bio     list    contact


Third Nature

May 8–May 29, 2016

Hessel Museum
New York

Marjolijn Dijkman, Femke Herregraven, Nina Canell, Suzanne Treister, and Basim Magdy

Exhibition booklet
designed by Niek Kosten


Installation views from Third Nature, Hessel Museum of Art, Center for Curatorial Studies, Bard College, Annandale-on-Hudson, NY, May 8 – 29, 2016. Photo: Chris Kendall 2016.

How is information carried along? Where does it begin and where does it end? Some like to imagine an infrastructure that calculates and passes numbers and vowels smoothly along, speaking for us, as for the messy, earthy order of things. Put negatively, some eschew thinking about how infrastructure accretes, energy flees, and speech interrupts. Third Nature upends familiar plot lines endemic to current obsessions with immaterial flows and speculative projections, instead privileging other logics and syntaxes to chronicle the constant morphing of matter and energy into structures of power. If the fictions surrounding global infrastructure tend to hover in liquid and gaseous language, how can we shift the plot back to the stuff that evolves, guides, and contains?

The exhibition’s title hinges on the phrase “third nature,” coined by the theorist McKenzie Wark in reference to the information and communication infrastructures that, overlaying and commanding the old manufacturing and distribution ones, newly organize life. Here is a system that unfolds notions of substance in a teleological endgame; a unidirectional denouement toward which dematerialization leads the action. Rather than represent what reads like a flowchart the artists in the exhibition—Nina Canell, Marjolijn Dijkman, Femke Herregraven, Basim Magdy, and Suzanne Treister—, each question how human transactions and the “natural world” mutually inform and repel each other. In doing so, they craft a more complicated understanding of “third nature” as an entangled space where modern divides between the organic, the cultural, and the technical are obfuscated.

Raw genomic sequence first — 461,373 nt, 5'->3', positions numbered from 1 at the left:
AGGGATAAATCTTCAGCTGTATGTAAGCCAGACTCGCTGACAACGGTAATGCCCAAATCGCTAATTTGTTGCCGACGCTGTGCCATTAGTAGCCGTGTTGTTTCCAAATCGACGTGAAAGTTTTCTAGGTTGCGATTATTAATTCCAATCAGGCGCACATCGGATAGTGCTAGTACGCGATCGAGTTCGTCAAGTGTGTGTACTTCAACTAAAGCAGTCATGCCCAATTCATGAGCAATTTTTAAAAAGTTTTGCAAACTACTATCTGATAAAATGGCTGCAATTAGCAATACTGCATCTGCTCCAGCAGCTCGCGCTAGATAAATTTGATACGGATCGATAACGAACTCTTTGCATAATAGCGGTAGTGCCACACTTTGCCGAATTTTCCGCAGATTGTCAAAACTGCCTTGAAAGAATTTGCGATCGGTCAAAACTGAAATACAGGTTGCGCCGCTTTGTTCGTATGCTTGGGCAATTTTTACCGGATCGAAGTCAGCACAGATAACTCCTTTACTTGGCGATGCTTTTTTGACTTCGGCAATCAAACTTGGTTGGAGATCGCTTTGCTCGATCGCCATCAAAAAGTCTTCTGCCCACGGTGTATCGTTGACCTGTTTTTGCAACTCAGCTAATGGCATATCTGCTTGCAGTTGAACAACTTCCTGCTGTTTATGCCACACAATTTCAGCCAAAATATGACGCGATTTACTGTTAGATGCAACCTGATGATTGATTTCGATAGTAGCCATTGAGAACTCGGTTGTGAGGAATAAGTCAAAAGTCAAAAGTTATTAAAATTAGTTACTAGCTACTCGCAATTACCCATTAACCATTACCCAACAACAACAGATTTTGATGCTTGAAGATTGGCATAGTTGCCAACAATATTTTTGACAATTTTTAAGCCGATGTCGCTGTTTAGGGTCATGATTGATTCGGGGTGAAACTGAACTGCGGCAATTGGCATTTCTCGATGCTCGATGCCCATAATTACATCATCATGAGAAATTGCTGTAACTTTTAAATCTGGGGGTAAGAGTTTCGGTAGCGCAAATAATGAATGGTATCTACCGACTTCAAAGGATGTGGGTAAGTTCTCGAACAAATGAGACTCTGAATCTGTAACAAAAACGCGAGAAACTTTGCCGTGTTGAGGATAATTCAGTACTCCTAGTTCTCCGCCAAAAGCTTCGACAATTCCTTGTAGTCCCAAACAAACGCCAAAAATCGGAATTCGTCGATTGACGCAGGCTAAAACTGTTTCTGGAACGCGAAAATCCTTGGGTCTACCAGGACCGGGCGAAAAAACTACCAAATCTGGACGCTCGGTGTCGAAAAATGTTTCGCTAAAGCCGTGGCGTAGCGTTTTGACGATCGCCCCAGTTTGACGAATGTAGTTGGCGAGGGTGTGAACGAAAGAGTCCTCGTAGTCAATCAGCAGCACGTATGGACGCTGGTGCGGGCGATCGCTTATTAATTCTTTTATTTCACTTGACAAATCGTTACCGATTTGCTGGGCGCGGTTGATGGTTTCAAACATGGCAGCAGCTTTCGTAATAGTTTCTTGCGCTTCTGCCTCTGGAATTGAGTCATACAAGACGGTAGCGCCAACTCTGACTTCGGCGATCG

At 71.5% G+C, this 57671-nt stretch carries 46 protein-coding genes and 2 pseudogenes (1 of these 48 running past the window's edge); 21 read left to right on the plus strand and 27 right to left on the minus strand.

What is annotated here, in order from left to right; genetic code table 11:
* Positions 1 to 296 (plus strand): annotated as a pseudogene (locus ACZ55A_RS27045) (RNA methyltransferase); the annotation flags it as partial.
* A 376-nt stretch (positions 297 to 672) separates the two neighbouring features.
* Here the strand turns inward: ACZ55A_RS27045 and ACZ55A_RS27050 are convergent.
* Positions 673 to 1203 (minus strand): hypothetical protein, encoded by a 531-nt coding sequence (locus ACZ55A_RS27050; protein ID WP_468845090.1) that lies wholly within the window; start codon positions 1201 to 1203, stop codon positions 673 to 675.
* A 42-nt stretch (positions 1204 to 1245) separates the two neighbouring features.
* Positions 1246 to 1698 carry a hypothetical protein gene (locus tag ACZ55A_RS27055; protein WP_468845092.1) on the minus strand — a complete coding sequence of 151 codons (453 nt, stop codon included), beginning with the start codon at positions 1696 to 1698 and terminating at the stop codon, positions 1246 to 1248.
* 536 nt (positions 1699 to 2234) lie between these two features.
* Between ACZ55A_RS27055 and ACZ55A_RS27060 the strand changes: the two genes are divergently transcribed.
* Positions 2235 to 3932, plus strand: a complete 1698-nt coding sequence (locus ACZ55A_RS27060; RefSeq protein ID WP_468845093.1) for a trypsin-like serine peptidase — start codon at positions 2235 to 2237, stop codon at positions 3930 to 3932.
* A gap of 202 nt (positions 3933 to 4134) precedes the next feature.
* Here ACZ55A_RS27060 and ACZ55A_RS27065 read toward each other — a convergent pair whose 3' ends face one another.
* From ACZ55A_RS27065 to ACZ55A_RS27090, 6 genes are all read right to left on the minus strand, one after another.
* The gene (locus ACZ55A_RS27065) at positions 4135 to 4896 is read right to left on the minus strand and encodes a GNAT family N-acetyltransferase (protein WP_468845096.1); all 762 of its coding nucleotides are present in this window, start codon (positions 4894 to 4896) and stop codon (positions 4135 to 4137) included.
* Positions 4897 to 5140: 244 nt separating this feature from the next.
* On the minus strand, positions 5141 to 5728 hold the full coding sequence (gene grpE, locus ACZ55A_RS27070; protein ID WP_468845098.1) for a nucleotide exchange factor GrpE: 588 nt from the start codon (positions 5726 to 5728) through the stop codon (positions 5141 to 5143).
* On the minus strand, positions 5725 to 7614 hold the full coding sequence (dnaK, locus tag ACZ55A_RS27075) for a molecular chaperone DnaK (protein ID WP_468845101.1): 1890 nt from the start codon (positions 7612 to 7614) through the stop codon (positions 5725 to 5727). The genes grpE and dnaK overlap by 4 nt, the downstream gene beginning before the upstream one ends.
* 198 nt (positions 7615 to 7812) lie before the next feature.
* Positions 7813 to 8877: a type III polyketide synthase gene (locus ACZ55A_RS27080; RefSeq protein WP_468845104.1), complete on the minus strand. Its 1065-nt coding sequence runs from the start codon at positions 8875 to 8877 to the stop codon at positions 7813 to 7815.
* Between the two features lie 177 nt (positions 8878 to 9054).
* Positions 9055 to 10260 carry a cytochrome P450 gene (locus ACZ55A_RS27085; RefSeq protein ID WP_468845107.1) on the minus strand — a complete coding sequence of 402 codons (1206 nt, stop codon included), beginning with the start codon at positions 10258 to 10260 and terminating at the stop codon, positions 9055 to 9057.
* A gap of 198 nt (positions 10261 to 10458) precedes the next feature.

Straddling science-fiction and psychedelia, and employing humorous and poetic tropes, the works in this exhibition dwell on the chemistry of image production, the hallucinogens of finance, the volcanic ruptures that render volatile transactions inert, the technological upgrades on human interaction, and the electricity that carries our speech with the potential to cut out mid-sentence. Stepping into fictional landscapes via divination, imagination, or simulation, we might occasionally wonder: Does a word need to be spoken before realizing how our lives are already tethered to all types of conductive relations?